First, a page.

Get that contemporary “Geez, you make me look good!” feel to your digital photographs
It has always amazed me that, with a little Photoshop love, just about anyone can look great. Now, to be clear, am I not referring to air-brushing the heck out of your pictures; removing every blemish and wrinkle. What I am talking about is adding some adjustment layers to tweak the hue/saturation, brightness/contrast and curves a little.
My interest was peaked when friends showed me their engagement and wedding pictures. They (the friends) looked great, and they really aren’t that cool… or sexy, and yet the photographs made them look like a million bucks! Of course there is a lot to be said for composition and lighting, which I won’t get into here, but there was something else going on; some treatment that gave the photographs that “vintage” look. It’s what I would describe as a contemporary equivalent to sepia tinting. This little “how-to” is my quick and dirty way to achieve something like that. I should mention that I am using Photoshop CS3 so I am adding adjustment layers to the file, but you could just as easily get the same result with ‘adjustments’ from the ‘Image’ menu in earlier versions of Photoshop.
Five Simple Steps
- Create ‘Soft Light’ duplicate layer of the original
- Add ‘Curves’ adjustment layer
- Add ‘Brightness/Contrast’ adjustment layer
- Add ‘Hue/Saturation’ adjustment layer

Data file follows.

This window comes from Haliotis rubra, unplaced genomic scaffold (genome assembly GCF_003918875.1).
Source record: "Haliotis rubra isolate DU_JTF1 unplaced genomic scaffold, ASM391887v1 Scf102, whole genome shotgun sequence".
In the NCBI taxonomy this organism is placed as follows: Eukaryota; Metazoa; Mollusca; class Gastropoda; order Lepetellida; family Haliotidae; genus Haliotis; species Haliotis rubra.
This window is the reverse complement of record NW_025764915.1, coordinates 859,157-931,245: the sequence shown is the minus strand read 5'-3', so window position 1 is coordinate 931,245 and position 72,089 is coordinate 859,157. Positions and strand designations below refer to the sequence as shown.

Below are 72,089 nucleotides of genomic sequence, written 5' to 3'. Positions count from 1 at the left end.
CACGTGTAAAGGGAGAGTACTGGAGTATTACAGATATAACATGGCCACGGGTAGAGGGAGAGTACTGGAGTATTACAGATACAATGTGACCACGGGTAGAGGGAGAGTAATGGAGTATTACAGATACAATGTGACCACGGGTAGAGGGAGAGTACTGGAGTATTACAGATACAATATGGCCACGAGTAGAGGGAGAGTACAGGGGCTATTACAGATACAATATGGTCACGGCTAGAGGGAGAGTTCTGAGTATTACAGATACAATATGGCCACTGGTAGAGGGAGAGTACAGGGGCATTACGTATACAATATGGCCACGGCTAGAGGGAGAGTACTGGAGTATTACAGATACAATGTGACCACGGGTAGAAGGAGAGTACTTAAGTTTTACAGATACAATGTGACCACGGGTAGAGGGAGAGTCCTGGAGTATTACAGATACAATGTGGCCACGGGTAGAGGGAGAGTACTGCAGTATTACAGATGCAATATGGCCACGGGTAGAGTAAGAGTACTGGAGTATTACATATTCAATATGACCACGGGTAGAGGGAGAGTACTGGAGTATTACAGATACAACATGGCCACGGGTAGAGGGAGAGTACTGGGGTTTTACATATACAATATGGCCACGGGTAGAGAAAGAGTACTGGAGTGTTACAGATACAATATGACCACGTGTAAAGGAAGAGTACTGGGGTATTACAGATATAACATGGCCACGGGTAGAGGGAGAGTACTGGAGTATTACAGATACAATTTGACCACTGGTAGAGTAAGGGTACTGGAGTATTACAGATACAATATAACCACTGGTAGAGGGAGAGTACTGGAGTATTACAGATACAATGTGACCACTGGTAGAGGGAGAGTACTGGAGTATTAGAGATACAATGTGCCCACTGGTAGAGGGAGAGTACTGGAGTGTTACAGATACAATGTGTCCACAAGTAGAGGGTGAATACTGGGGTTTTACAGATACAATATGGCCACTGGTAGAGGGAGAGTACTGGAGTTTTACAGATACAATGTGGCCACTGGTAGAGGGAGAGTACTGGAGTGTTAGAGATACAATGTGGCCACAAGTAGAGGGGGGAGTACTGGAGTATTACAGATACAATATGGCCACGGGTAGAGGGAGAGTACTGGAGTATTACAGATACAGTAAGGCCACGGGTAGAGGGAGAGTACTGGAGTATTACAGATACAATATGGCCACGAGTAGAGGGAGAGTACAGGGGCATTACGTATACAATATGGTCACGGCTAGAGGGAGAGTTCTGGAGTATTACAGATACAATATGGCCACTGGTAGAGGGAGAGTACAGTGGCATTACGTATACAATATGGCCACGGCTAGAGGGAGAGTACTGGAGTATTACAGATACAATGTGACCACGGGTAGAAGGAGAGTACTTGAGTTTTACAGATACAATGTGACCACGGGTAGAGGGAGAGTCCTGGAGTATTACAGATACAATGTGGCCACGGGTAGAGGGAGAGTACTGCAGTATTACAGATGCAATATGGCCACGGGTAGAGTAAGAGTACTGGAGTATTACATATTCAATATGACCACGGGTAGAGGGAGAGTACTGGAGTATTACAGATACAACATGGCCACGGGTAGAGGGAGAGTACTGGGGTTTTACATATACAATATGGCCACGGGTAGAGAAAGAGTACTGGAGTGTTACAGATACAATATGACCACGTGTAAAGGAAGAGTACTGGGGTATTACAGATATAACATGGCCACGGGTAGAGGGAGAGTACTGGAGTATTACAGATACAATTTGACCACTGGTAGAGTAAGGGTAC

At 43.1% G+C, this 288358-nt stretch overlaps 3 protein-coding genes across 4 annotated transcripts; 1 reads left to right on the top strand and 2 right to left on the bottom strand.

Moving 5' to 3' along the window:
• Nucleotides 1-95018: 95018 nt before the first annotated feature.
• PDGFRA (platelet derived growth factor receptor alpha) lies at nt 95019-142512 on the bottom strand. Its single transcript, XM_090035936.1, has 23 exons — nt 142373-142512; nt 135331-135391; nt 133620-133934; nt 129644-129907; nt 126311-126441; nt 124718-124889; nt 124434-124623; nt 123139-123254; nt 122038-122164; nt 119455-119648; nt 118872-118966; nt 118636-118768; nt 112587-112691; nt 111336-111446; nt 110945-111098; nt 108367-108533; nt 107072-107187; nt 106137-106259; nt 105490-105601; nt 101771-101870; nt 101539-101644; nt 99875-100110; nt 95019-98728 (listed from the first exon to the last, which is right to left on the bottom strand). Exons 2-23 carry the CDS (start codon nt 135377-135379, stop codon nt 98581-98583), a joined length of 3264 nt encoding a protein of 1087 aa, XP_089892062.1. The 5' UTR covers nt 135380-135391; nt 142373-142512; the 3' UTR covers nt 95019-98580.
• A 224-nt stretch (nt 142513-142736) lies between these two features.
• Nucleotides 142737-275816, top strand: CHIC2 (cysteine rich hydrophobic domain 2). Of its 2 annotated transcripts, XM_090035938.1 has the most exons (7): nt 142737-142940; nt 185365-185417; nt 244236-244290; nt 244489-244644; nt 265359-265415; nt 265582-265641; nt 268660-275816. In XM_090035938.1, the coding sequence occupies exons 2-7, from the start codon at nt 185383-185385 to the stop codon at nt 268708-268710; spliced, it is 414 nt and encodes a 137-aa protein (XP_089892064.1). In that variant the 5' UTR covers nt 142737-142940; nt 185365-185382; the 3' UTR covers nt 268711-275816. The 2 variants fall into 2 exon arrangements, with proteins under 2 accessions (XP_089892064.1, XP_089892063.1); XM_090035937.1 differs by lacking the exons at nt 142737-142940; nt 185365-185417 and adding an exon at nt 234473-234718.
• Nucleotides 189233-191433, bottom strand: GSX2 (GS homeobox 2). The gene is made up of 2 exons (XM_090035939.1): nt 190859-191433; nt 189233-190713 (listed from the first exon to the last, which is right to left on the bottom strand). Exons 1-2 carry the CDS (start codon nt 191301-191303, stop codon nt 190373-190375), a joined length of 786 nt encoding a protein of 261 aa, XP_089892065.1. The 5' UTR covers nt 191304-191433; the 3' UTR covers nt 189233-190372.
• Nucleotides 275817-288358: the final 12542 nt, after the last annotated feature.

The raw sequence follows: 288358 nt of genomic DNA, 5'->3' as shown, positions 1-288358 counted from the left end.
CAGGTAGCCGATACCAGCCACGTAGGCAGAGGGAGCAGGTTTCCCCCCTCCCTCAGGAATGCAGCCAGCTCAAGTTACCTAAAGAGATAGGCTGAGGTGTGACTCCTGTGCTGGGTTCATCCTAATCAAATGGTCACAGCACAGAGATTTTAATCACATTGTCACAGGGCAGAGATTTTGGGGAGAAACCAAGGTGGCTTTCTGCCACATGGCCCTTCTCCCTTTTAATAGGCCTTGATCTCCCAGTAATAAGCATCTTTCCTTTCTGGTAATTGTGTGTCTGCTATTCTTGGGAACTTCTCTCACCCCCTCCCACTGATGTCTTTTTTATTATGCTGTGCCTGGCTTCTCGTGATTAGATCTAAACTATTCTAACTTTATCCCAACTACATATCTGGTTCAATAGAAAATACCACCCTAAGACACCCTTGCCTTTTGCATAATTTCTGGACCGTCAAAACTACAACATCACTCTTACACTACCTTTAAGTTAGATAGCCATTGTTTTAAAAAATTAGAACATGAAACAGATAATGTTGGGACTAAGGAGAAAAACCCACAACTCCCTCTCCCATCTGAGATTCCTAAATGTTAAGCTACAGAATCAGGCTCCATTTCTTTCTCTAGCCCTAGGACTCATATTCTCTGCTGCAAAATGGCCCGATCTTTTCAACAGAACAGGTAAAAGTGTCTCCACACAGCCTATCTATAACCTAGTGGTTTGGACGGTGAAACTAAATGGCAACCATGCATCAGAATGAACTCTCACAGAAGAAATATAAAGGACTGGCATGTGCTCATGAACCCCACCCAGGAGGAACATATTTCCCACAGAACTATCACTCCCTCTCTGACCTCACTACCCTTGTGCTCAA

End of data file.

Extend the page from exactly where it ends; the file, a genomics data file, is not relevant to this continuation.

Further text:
- Create flat color ‘Exclusion’ layer
The Original Image
So here we have the original image, which I am using with permission from Carsten Tolkmit who is a fabulous photographer. If you have a moment, check out his work on either his Flickr Photostream or website.
Step One – Soft Light Layer
First up we make a copy of the original layer and set the blend to Soft Light. I have the layer opacity set to 15% here, but you might want to increase this depending on the image and your taste.
Step Two – Adjustment Layer: Curves
Next up we need an Adjustment Layer which we will use to modify the color. For this we add a Curves Adjustment Layer. This can be found at the bottom of the Layers palette or in the top menu under Layer > New Adjustment Layer > Curves… I won’t go into the exact input/output values for each channel; suffice it to say that the curves should resemble the image above. Trial and error is the key!
Step Three – Adjustment Layer: Brightness/Contrast
Add a second Adjustment Layer, but this time select Brightness/Contrast… In the example above I have increased the brightness to 58 and the contrast to 28. Again, these numbers may vary depending on the characteristics of the photograph and your personal taste.
Step Four – Adjustment Layer: Hue/Saturation
The final Adjustment Layer that we need will allow us to decrease the overall intensity of the color of the image. Add a new Adjustment Layer and select Hue/Saturation… Here you see that I have dropped the saturation (-28) to give the image a “Faded” or “washed-out” feel to it.
Step Five – Flat Color ‘Exclusion’ Layer
The final step in the process is adding a flat color layer with a strong blue fill. You can experiment with the color for different effects, but for my example the color is R:0 G:0 B:102 (#000066). The opacity is set reasonably low, 19% in this case. Increasing the opacity value will give you the ‘yellowing’ effect of aged photographic paper.
And here is the result. Changing up the values in the adjustment layers can give you a multitude of interesting results, and I encourage you to experiment. Anyway this should give you a good starting point.